GA police officer with alleged gang ties still on the force


SAVANNAH, Ga. (WSAV) – It’s a case involving robberies and guns, gang members, apparent lies and one Savannah police officer who may be connected to all of it, Adrian Gates.

News13’s sister station WSAV News 3 obtained document after document of an internal affairs investigation which resulted in a recommendation to fire Gates — one that Chief Roy Minter didn’t follow.

Gates was a member of the Savannah Police Department’s gang unit for just a few months last August when he caught the attention of internal affairs.

A SPD internal affairs panel recommended Ofc. Adrian Gates be terminated for his misconduct

The report News 3 received is heavily redacted because there is still an active investigation into several people Gates has been connected to.

Still, what’s not blacked out paints a suspicious picture.

For example, Gates was documented going to a suspected gang house eight different times but admitted to supervisors he never shared information from any of those visits with any of his superiors.

Gates’ supervisor writes in the report, he had “concerns about Officer Gates and the failure to be where he was instructed to be.”

Those concerns are amplified by taped phone conversations from the jail in which several inmates mentioned Gates by name.

Documents show statements like “Man I been calling Gates name brah” and “Y’all been hollering at Gates?” and “Keep Hollering at Gates.”

There were also questionable text messages between Gates and possible gang suspects and families that add to the suspicion.

The report includes a statement from someone in the neighborhood of the suspected gang house about a “crooked police officer” who “may be sharing” information with the gang. The report shows that other SPD detectives seemed to imply Gates maybe sharing info and/or telling individuals to hide evidence.

It includes a claim from one person who said that before a police raid happened, an officer (not naming Gates directly) “called his mom and told her what happened.” When asked if the officer was telling her “to ditch the evidence” she stated “yes” and “one of your detectives were letting her know everything was going down.”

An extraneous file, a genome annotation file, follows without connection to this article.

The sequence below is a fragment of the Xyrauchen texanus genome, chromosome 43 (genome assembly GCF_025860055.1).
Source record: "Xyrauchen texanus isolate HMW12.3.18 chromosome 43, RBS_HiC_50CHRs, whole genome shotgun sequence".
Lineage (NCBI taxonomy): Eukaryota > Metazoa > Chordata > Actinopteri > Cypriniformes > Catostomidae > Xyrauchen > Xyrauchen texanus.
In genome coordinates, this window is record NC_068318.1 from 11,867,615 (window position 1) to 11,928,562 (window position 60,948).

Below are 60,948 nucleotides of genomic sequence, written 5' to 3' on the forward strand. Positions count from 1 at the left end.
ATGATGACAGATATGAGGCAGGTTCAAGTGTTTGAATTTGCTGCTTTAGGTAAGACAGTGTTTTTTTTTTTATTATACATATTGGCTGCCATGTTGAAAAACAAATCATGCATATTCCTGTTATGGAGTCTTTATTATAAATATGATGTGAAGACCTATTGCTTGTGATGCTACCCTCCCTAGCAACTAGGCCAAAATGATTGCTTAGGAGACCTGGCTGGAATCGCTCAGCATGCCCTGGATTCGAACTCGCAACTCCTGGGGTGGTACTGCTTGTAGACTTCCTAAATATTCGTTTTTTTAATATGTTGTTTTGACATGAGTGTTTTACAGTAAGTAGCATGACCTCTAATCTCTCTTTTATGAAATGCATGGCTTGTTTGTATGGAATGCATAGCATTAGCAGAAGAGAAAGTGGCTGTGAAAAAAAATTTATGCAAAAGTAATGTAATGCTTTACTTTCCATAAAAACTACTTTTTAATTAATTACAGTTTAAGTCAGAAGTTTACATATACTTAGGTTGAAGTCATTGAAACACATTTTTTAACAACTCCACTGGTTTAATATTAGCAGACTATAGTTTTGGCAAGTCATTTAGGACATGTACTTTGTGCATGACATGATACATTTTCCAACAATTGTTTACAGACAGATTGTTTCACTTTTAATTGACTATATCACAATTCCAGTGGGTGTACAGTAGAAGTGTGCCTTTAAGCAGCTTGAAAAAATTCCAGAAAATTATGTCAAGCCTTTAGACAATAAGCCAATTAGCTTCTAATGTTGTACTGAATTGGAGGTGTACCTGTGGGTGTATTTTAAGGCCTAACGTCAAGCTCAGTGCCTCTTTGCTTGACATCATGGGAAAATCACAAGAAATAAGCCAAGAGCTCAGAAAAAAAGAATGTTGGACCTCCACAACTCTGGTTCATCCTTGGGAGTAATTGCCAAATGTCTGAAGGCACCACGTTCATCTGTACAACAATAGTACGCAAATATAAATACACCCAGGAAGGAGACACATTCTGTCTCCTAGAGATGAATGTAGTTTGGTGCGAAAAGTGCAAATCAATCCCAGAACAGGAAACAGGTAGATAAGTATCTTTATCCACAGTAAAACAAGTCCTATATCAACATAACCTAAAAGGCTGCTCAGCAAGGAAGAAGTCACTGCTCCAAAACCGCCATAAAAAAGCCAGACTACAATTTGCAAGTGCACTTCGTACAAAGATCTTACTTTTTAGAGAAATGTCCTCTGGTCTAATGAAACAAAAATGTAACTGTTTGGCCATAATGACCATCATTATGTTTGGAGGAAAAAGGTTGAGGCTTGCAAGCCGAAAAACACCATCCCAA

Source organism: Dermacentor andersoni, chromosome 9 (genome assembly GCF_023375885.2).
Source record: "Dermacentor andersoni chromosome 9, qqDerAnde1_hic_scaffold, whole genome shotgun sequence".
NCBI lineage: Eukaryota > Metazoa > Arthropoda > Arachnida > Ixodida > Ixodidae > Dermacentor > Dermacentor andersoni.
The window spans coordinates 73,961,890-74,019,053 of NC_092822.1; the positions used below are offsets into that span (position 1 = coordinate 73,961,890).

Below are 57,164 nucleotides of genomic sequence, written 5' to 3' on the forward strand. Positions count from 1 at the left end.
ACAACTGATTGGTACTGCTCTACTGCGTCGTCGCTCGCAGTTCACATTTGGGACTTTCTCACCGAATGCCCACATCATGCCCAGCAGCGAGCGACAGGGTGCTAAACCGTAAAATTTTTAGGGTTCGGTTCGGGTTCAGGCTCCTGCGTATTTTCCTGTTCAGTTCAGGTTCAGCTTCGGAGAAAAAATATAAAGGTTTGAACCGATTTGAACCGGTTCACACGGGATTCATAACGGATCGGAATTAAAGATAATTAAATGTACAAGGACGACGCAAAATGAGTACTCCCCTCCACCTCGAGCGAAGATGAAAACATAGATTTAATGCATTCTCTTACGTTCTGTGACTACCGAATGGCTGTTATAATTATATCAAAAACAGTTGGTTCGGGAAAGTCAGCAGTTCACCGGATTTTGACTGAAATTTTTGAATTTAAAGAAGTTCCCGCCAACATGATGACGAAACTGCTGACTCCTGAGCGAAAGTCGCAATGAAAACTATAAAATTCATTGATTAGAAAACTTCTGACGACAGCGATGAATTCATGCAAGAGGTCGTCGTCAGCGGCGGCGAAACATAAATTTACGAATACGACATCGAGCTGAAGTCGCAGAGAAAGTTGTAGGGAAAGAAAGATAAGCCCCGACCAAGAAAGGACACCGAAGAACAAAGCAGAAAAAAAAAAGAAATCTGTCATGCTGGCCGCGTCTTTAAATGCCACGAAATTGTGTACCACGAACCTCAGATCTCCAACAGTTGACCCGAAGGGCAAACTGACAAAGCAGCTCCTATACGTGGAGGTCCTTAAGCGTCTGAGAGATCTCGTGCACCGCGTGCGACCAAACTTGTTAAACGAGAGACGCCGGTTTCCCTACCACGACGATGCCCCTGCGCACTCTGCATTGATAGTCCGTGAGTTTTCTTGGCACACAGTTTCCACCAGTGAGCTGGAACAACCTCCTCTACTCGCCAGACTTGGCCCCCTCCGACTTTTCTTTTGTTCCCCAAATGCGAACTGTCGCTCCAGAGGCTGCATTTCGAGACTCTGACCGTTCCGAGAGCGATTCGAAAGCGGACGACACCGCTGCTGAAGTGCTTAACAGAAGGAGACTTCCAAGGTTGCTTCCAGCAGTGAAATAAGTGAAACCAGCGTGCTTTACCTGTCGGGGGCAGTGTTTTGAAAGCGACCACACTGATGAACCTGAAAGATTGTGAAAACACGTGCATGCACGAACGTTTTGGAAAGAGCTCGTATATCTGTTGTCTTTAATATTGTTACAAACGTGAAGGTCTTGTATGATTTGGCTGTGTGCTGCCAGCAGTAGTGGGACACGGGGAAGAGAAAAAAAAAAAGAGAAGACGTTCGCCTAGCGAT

Gates was interviewed three different times. Some of the details he provided changed in each one. For example, in one interview he denied meeting one of the suspects, but the report shows he later admitted he did know the person.

When asked directly by the internal affairs interviewer if he was “impartial” during his investigation, Gates blatantly said “no,” adding, “yes, it was personal” — which is a direct violation of the SPD code of conduct.

Finally, and perhaps most disturbing investigators found a package of “X-Stream” a fake urine product used to potentially pass a drug test, in the side pocket of Gates’ car. That package was empty.

Eventually, a panel of five officers including Assistant Chief Lenny Gunther, Major Devonn Adams and Captain David Gay wrote the board, looked at the evidence, deliberated and “sustained all the allegations against Officer Gates” including “untruthfulness,” and said the “appropriate and reasonable” discipline should be termination.

Asst Chief Lenny Gunther was one of five high ranking officers on the panel that recommended Gates’ termination

That recommendation then went to Minter’s desk. In a Feb. 4 memo, Minter did “sustain” (acknowledge) the charges of violation of oath of office, ethics and conduct against Gates.

But in the chief’s office, the recommendation of termination turned instead to a suspension: only 40 hours, or one week, without pay.

After that decision, the Chatham County District Attorney’s Office was told of the charges against Gates and placed the officer in what’s called the “Giglio files.” By definition, the files are an informal collection of officers who have “questionable character,” who still could, but most likely would not be used to testify in criminal cases.

But just a month later, a new memo was sent out saying the chief “clarified” his findings and without any explanation on paper or via phone to the D.A.’s office, suddenly took away the “untruthfulness” designation in favor of a “conduct unbecoming” and “impartiality” violations.

Chief Roy Minter went against the IA recommendation and just gave Gates a one-week suspension. Then the Chief changed his mind again.

When News 3 asked why the chief switched the charges SPD sent a written statement:

“The Savannah Police Department initiated an internal affairs investigation into Officer Adrian Gates after possible allegations of misconduct were brought forth. The Internal Affairs Unit conducted a thorough investigation and, as outlined in the policy, presented its findings to the appropriate personnel. After examining the case in its entirety, suitable disciplinary action was administered to the officer and an accountability plan has been put in place to address any future courses of action. SPD continues to remain vigilant in securing the safety of this community, which means addressing any areas of concern in order to uphold the honorable standards of this agency.”

But that accountability is now in question because Gates has had two other incidents of “misconduct” in the same time period as this investigation was happening, including one where he possibly deployed a taser to intimidate someone while he was at an off-duty job, all while he was wearing Savannah Police Department equipment.

He received another two-week suspension in December of 2019, just two months before internal affairs finished their investigation.

As a side note, even after the chief saved his job, Gates was one of the 77 officers who signed the complaint letter against Minter.


Copyright 2021 Nexstar Media Inc. All rights reserved. This material may not be published, broadcast, rewritten, or redistributed.

Trending stories